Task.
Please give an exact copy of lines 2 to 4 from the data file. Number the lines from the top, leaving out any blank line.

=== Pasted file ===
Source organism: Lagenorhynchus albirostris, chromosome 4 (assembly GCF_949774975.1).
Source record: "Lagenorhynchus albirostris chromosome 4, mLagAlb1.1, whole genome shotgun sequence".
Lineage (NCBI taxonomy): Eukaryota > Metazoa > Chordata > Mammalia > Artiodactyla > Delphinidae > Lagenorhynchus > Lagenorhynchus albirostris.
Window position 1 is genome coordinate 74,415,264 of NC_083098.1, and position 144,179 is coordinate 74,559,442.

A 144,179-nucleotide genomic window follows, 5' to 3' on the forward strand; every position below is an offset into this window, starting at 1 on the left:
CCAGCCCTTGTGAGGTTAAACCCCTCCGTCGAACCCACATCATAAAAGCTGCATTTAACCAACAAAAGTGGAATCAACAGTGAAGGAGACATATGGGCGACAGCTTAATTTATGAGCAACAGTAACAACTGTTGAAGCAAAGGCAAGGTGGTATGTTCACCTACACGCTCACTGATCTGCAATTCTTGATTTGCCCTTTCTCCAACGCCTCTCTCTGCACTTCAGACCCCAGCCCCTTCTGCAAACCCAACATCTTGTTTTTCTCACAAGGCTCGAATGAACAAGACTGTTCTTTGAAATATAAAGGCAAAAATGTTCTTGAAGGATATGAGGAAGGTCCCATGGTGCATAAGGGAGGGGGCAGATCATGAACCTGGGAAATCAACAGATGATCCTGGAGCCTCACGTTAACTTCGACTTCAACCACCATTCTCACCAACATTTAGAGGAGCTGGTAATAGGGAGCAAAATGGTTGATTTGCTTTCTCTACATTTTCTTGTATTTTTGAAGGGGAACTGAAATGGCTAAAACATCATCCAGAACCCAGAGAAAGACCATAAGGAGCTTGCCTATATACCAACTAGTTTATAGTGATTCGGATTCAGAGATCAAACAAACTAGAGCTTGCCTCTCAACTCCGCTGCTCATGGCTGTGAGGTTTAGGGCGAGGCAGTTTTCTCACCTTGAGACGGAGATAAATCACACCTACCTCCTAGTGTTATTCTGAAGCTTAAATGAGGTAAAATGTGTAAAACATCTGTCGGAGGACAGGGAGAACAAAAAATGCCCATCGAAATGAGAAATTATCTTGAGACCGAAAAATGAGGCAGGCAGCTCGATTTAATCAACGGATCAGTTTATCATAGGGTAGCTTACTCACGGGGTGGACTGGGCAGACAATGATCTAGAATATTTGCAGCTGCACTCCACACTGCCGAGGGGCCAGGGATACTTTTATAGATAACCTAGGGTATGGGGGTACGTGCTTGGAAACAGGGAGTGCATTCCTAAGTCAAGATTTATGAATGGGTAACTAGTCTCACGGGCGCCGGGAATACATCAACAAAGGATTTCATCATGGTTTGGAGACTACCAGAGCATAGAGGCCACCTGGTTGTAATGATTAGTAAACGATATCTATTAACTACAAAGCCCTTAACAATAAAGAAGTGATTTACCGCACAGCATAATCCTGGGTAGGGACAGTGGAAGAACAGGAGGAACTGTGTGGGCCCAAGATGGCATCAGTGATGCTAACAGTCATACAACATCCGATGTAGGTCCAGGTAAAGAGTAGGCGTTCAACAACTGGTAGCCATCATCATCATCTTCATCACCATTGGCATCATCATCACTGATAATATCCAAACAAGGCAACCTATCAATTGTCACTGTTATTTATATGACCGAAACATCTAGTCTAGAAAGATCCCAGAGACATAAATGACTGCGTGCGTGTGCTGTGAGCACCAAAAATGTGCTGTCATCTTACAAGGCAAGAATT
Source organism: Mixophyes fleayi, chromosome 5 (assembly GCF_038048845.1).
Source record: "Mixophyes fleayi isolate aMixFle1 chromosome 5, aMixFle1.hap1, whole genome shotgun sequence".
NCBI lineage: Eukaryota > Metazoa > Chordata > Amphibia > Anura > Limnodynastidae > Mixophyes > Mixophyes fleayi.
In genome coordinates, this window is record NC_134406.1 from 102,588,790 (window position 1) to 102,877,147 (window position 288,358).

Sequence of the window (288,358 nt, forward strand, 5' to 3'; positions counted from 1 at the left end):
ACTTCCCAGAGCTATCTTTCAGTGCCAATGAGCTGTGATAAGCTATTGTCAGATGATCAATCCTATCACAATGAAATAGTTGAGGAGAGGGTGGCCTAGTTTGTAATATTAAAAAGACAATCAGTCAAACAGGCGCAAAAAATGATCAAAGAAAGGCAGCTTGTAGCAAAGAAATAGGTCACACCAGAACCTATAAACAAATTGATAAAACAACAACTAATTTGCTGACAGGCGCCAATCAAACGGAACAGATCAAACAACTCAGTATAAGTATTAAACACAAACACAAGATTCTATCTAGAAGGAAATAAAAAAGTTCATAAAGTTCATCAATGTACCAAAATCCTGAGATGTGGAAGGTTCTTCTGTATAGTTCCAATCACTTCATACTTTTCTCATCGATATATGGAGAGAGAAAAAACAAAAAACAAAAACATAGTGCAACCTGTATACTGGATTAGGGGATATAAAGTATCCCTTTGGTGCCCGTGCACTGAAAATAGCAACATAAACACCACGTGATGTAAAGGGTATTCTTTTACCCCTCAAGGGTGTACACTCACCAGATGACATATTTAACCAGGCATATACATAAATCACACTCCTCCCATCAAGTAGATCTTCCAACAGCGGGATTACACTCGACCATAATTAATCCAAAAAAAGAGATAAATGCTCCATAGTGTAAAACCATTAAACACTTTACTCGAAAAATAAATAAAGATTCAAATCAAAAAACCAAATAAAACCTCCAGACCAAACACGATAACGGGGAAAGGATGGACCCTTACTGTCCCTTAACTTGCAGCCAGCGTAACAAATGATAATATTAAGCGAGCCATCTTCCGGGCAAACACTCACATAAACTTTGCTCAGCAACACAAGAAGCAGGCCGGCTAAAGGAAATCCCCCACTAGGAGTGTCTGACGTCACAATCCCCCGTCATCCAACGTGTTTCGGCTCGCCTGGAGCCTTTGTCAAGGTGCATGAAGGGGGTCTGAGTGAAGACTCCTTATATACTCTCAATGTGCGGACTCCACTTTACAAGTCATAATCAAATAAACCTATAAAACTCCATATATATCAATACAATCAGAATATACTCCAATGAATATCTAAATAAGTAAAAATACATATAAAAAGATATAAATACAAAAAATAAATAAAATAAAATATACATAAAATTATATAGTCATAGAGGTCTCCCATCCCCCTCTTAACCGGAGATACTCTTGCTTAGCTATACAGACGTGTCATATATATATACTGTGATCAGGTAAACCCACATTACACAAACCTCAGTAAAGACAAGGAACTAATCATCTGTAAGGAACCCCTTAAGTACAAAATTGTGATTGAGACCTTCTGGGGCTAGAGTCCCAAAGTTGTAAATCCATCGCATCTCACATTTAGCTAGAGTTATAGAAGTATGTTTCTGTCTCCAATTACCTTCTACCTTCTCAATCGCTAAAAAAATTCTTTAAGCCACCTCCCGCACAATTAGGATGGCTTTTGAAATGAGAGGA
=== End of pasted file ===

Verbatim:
Source record: "Lagenorhynchus albirostris chromosome 4, mLagAlb1.1, whole genome shotgun sequence".
Lineage (NCBI taxonomy): Eukaryota > Metazoa > Chordata > Mammalia > Artiodactyla > Delphinidae > Lagenorhynchus > Lagenorhynchus albirostris.
Window position 1 is genome coordinate 74,415,264 of NC_083098.1, and position 144,179 is coordinate 74,559,442.